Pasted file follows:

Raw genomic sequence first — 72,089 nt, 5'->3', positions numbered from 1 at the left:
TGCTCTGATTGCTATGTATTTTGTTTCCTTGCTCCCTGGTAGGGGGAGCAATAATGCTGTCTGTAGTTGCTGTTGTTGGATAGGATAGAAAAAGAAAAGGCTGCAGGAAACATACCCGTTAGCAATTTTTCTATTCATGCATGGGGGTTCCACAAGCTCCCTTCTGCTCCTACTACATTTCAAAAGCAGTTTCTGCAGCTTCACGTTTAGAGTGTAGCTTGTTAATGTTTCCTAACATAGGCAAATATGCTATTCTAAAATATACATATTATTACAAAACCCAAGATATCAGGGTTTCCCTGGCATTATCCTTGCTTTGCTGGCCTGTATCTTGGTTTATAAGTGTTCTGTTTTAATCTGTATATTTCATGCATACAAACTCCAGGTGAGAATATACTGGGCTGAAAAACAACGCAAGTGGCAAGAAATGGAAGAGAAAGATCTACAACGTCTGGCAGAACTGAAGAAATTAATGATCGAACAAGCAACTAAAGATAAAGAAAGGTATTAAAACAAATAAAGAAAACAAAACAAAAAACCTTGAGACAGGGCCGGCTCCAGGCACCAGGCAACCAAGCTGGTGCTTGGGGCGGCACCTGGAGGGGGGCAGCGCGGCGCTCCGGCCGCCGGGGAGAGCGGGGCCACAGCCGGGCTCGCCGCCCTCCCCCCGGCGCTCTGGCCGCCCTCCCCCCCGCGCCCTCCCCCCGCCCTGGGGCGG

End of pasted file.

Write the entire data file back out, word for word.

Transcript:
Raw genomic sequence first — 72,089 nt, 5'->3', positions numbered from 1 at the left:
TGCTCTGATTGCTATGTATTTTGTTTCCTTGCTCCCTGGTAGGGGGAGCAATAATGCTGTCTGTAGTTGCTGTTGTTGGATAGGATAGAAAAAGAAAAGGCTGCAGGAAACATACCCGTTAGCAATTTTTCTATTCATGCATGGGGGTTCCACAAGCTCCCTTCTGCTCCTACTACATTTCAAAAGCAGTTTCTGCAGCTTCACGTTTAGAGTGTAGCTTGTTAATGTTTCCTAACATAGGCAAATATGCTATTCTAAAATATACATATTATTACAAAACCCAAGATATCAGGGTTTCCCTGGCATTATCCTTGCTTTGCTGGCCTGTATCTTGGTTTATAAGTGTTCTGTTTTAATCTGTATATTTCATGCATACAAACTCCAGGTGAGAATATACTGGGCTGAAAAACAACGCAAGTGGCAAGAAATGGAAGAGAAAGATCTACAACGTCTGGCAGAACTGAAGAAATTAATGATCGAACAAGCAACTAAAGATAAAGAAAGGTATTAAAACAAATAAAGAAAACAAAACAAAAAACCTTGAGACAGGGCCGGCTCCAGGCACCAGGCAACCAAGCTGGTGCTTGGGGCGGCACCTGGAGGGGGGCAGCGCGGCGCTCCGGCCGCCGGGGAGAGCGGGGCCACAGCCGGGCTCGCCGCCCTCCCCCCGGCGCTCTGGCCGCCCTCCCCCCCGCGCCCTCCCCCCGCCCTGGGGCGG